We are at the foot of an active volcano, where sits a church miraculously spared by its lava. France’s Réunion island is no strangers to volcanic activity, in fact, since the 17th century, it has seen more than a hundred eruptions from one volcano alone, the charming Piton De La Fournaise. So when the mountain rumbled in 1977, residents of the nearby village of Piton Sainte-Rose were prepared. But the weirdness, however, was that the flow of lava, which sped down the mountain’s slopes until the Indian Ocean, parted miraculously at the doors of a local church. At least…according to the legend.
Instead, according to a less pictoresque (but probably more accurate) story, the lava made its way inside and wreaked a mess inside the building. However, it was a miracle that the church’s walls remained standing, considering that the terrain around it was swept clean away, destroying the major part of the village’s crops and homes.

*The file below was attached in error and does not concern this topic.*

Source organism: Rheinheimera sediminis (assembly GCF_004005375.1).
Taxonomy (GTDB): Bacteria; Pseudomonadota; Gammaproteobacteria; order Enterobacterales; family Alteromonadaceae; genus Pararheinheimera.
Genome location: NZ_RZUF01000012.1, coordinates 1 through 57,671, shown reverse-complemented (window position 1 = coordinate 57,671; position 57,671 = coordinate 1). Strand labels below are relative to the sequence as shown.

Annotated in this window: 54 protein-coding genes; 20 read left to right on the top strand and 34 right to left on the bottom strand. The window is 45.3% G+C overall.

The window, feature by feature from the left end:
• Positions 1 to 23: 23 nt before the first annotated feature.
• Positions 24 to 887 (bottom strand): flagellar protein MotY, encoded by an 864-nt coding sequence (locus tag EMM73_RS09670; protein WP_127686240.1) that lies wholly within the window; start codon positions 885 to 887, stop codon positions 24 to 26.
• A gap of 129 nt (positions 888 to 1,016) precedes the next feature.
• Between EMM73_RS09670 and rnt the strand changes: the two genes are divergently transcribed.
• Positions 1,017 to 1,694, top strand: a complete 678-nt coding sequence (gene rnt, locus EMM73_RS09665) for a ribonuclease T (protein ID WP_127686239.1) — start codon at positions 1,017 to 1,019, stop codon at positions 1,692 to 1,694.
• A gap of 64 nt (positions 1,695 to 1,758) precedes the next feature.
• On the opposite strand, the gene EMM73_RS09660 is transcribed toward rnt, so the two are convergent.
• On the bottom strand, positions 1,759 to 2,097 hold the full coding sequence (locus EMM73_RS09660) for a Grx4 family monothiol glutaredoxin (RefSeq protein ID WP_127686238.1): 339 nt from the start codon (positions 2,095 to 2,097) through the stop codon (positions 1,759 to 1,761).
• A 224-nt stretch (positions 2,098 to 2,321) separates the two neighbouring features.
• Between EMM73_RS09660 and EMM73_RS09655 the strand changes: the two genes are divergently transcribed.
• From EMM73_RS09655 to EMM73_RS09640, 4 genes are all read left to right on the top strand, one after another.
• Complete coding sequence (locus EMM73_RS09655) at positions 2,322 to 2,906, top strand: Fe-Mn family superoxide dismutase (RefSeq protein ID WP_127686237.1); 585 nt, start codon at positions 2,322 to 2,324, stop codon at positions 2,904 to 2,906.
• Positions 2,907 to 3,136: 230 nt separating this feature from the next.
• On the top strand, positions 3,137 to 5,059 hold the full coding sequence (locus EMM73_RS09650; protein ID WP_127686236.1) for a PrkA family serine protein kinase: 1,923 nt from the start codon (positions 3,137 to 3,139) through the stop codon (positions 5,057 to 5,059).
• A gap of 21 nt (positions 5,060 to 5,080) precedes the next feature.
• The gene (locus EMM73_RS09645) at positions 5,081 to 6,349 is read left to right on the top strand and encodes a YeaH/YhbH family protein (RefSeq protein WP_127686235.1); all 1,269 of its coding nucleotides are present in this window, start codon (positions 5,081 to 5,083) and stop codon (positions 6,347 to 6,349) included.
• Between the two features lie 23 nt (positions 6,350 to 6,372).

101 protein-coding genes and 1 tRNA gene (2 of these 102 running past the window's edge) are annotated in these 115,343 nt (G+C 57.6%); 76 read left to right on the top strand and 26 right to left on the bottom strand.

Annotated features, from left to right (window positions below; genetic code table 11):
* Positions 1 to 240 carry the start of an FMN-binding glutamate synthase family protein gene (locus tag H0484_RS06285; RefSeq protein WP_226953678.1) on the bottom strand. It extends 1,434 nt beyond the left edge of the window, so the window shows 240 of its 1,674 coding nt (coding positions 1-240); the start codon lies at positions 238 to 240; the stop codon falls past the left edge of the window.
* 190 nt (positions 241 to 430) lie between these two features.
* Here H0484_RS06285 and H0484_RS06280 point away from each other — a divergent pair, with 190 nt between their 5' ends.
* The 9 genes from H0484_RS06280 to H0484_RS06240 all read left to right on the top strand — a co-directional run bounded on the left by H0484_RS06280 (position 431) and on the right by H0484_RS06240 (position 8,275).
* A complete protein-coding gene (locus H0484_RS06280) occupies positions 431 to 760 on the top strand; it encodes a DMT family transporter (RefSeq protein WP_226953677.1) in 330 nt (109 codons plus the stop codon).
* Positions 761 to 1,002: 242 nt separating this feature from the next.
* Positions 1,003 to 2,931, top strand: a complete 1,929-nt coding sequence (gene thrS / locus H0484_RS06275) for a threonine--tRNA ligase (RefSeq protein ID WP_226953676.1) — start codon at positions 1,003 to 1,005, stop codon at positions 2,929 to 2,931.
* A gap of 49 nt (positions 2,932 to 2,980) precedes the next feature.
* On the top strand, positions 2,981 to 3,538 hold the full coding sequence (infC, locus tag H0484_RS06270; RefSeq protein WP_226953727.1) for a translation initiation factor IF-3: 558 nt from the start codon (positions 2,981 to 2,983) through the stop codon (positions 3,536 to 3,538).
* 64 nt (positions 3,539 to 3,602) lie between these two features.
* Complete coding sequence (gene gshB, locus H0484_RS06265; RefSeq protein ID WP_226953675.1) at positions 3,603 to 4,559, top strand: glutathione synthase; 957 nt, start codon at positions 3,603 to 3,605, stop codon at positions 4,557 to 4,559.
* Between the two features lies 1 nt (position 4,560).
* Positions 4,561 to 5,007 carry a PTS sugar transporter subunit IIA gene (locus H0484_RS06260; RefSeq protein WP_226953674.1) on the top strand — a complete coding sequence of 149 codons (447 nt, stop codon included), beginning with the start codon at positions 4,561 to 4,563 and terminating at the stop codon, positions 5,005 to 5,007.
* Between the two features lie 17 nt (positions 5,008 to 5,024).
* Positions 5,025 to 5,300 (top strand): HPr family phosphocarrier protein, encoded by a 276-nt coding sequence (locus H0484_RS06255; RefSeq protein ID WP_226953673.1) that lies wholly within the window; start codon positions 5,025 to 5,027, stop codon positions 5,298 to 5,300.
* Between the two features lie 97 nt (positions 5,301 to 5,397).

Today, the church’s name, which translates to “Our Lady of the Lava,” with a set of stained glass windows depicting the eruption are a reminder to this incredible story. As for the volcanic rocks, many were removed in the post-eruption cleanup, but replaced later to provide a realistic recreation of the scene after the 1977 event. The church is painted in cheery pastels and stands out starkly against the sea of darj lava, in a characteristic contrast, and the Piton de la Fournaise volcano continues its regular eruptions.